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Tertiary cephalopods, or where did all the ammonites go?

Dr Neale Monks (UK) Most geologists will be familiar with Palaeozoic and Mesozoic cephalopods, but their Tertiary counterparts are much less well known. It isn’t that Tertiary cephalopods are rare as such – at some localities they can be quite common – but their diversity is extremely low. For example, the Gault Clay is a Lower Cretaceous formation that has yielded hundreds of cephalopods species, including ammonites, belemnites and nautiloids. Fast-forward to the London Clay, an Eocene formation, and that diversity falls to about five species, at most. At first glance, you would think this reflects the fatal decline of a group marching towards extinction. However, there are 700 cephalopod species alive today, so clearly that isn’t the case. In fact, what the lack of Tertiary cephalopod fossils shows is the switch within the group from forms with shells (such as ammonites and nautiluses) towards forms that don’t have shells (like squids and octopuses). Because they don’t have hard parts that fossilise easily, squids and octopuses have an extremely sparse fossil record. Nonetheless, the Tertiary isn’t entirely devoid of cephalopods if you know where to look. The London Clay exposure at Sheppey is a particularly good place to find nautiloid fossils. Occasional specimens from other cephalopod groups occasionally turn up as well and these give us some fascinating glimpses into the evolution of the post-Cretaceous cephalopods. Fig. 1. Warden Point, on the Isle of Sheppey, is one of the best places to collect Tertiary cephalopods (UKGE photo). Nautiloids Perhaps surprisingly, the … Read More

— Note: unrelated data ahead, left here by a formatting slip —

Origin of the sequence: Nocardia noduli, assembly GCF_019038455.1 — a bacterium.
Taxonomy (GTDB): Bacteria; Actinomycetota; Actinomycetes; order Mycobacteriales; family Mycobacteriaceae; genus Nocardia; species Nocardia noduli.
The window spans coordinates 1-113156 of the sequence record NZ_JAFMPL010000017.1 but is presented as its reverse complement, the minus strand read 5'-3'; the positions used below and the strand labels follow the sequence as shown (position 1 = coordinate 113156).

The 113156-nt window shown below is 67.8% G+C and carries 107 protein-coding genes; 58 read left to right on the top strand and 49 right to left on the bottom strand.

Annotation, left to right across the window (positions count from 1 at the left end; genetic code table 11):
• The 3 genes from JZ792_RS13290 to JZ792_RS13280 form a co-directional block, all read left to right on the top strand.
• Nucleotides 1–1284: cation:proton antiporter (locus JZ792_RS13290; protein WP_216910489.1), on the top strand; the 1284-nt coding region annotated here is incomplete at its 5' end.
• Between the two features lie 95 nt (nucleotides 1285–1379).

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Mollusc diversity for palaeontologists

Dr Neale Monks (UK) While arthropods and roundworms exceed the phylum Mollusca in terms of species, molluscs hold their own when it comes to anatomical diversity. There may be well over a million species of arthropod, but crabs, spiders and bees are all obviously related, sharing the same multi-limbed body plan organised around a jointed exoskeleton. Molluscs are very different. Clams, snails and squid are all molluscs, but their anatomy, ecology and behaviour couldn’t be more different. What molluscs have in common Although incredibly diverse, molluscs do have features in common. These include: A fleshy foot used for locomotion.A visceral mass containing the internal organs.A mantle that secretes the shell.A toothy tongue, known as a radula, for scraping food into smaller pieces.A shell made from calcium carbonate.Not all molluscs have all of these features, but they each have at least some of them. So, while an octopus doesn’t have a shell, it does have a mantle and a radula, as well as a foot divided up into the eight arms that give it its name. From the perspective of the palaeontologist, the key thing about molluscs is that most have (or had) shells. These fossilise more readily than soft tissues or even bones, and that means that molluscs have a remarkably rich fossil record. Origins The earliest fossil molluscs are known from the very base of the Cambrian, the Tommotian, about 530mya. This period of time was marked by the appearance of several major animal groups alongside molluscs, including arthropods, … Read More